Wednesday, August 26, 2009

There's a Wandering Jew in my room!

So if you are one of the people that keep up with me on facebook, you already know that I'm back at Purdue, moved in and on day two of classes. So far I have a scary Black Lit. teacher, an English Lit teacher who thinks he's Ryan Seacrest, a French teacher from Ghana who has already assigned a TON of homework, and a really awesome horticulture teacher. And a new plant that I have to take care of this semester. The plant is called a "Wandering Jew" but in order to be more politically correct (as if it's ever bothered me before) I'm going to rename it to Sparkleplant, because it's green and purple and kind of sparkly. The sparkles didn't show up very well in the pictures, but its a very pretty plant, and I've already promised clippings to a few people when it grows up and I won't get points taken off for snippets. (Ipod included for scale. Plus the plant is a rock star)

So that's about it. I've started a new hoodie in hopes of getting the mojo back (so far so good!) and a green hat for Ben friend whose birthday is on the 28th. That's all on the knitting front. I need to go to Wallyworld for plant foods now- back later!

Friday, August 21, 2009

Is it hot in here?

There's alot of Darling family traditions, like sabotaging the yards of those on vacation, going along with G-pa's unhealthy sheep obsession, overeating at every single family event, and finally- Macho Mix.

Macho Mix started with my G-pa Darling, who is an amazing gardener. But after the first frost hits and kills all your plants, there's not alot to do but pick everything, ready or not. So he started Macho Mix, which takes the hottest peppers you can find (like these Haberinos and Jalapenos) and throwing just about everything else leftover in the garden (brocolli, cauliflower, radishes, green tomatoes, mild peppers, and then some stuff from the kitchen like boiled eggs and Smoky Links sausages) throwing them all in a giant jar with these smokin' hot peppers, adding tons of herbs and spices, and pickling the whole lot.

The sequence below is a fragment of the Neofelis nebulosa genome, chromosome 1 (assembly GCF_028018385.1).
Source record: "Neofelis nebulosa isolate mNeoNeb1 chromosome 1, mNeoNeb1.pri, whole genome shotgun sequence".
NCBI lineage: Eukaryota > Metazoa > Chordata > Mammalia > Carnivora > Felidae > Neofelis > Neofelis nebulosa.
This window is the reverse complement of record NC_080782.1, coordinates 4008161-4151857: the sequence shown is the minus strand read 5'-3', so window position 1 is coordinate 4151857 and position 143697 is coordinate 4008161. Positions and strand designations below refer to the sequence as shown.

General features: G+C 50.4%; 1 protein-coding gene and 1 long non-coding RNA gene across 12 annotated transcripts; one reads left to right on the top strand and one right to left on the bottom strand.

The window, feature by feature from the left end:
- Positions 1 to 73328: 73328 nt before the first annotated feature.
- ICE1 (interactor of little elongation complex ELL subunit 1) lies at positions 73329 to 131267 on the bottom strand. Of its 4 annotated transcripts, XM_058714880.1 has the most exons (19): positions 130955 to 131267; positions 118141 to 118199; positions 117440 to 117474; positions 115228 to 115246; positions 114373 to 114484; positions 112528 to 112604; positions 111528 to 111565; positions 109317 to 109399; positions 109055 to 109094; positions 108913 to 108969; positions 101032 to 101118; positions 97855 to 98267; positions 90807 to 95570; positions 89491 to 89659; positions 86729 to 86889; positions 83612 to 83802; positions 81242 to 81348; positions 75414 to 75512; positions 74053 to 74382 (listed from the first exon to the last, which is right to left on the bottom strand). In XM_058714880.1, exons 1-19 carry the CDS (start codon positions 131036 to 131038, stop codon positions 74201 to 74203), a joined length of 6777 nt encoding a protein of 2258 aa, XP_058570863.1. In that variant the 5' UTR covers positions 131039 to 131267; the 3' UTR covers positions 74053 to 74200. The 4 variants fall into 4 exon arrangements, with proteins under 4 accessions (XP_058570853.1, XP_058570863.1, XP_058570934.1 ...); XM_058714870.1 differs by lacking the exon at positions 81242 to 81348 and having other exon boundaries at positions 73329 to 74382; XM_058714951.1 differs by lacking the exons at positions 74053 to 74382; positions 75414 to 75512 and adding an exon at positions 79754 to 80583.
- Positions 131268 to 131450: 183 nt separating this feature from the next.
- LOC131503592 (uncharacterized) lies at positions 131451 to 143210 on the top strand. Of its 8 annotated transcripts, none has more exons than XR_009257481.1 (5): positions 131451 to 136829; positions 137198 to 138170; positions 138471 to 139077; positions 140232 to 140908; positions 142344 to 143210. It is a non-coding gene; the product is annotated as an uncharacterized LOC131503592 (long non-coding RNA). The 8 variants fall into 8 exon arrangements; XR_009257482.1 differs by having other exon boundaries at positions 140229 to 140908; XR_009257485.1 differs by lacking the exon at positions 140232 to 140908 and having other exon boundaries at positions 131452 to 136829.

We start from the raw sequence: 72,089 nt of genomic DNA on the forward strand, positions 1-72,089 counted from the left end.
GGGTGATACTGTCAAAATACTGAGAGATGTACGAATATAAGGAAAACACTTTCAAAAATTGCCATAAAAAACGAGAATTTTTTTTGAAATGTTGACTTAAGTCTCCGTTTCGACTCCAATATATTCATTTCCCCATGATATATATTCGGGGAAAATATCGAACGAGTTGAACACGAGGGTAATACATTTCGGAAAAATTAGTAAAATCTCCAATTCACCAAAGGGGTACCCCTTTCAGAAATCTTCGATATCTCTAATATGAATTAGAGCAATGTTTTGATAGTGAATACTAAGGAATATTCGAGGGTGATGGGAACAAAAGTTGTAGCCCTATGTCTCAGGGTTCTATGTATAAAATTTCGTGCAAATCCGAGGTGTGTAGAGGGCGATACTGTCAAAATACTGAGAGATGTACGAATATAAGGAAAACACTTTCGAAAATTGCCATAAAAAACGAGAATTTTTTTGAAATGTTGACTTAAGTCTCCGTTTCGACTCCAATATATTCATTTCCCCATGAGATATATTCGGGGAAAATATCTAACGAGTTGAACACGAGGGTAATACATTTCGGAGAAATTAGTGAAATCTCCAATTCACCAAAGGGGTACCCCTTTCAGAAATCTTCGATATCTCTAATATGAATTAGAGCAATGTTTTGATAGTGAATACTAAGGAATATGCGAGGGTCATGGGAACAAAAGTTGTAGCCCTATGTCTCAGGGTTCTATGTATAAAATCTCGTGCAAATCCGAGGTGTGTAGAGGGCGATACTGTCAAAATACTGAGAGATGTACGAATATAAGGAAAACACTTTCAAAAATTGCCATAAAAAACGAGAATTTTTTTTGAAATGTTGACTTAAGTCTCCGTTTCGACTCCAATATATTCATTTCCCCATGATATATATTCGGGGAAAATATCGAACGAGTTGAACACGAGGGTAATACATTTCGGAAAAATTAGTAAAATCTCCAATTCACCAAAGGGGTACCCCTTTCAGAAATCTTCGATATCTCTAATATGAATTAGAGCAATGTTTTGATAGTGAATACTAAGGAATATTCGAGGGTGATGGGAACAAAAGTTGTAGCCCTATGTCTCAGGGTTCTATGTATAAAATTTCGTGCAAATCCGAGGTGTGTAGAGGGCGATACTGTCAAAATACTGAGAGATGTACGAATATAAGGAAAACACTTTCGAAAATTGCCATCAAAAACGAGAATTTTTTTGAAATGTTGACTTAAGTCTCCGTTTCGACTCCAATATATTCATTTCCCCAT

After a few days, that innocent little carrot is nasty enough to burn your eyebrows off.
***the only rule when it comes to eating Macho Mix is that you need to wash your hands before and after using the bathroom.

I totally spaced taking a picture of the finished Macho Mix, so tomorrow night at a party (where the Macho Mix is going) I will try to get not only a picture of the masterpiece that is Macho Mix, but of the sorry faces of those stupid enough to eat it.

Oh- and I spun some yarn too. (Pink Shetland seen on Fiber Safari and White Thrummed Wool from Corydon Fiber Festival, 2006- gifted to Tammany)

Tuesday, August 18, 2009

Fiber Safari

Just another normal day here at Paige's house. I fed the catfish (Jethrow and his friends) leftover Angelfood cake, threw rocks at the snakes trying to eat the Angelfood cake, found the cat finishing off the Angelfood cake, and then fished a grasshopper out of my bathtub. I have no idea how that grasshopper got in the second-floor bathtub, but I hope I never see him again. At least I hope I never see him again in the bathtub.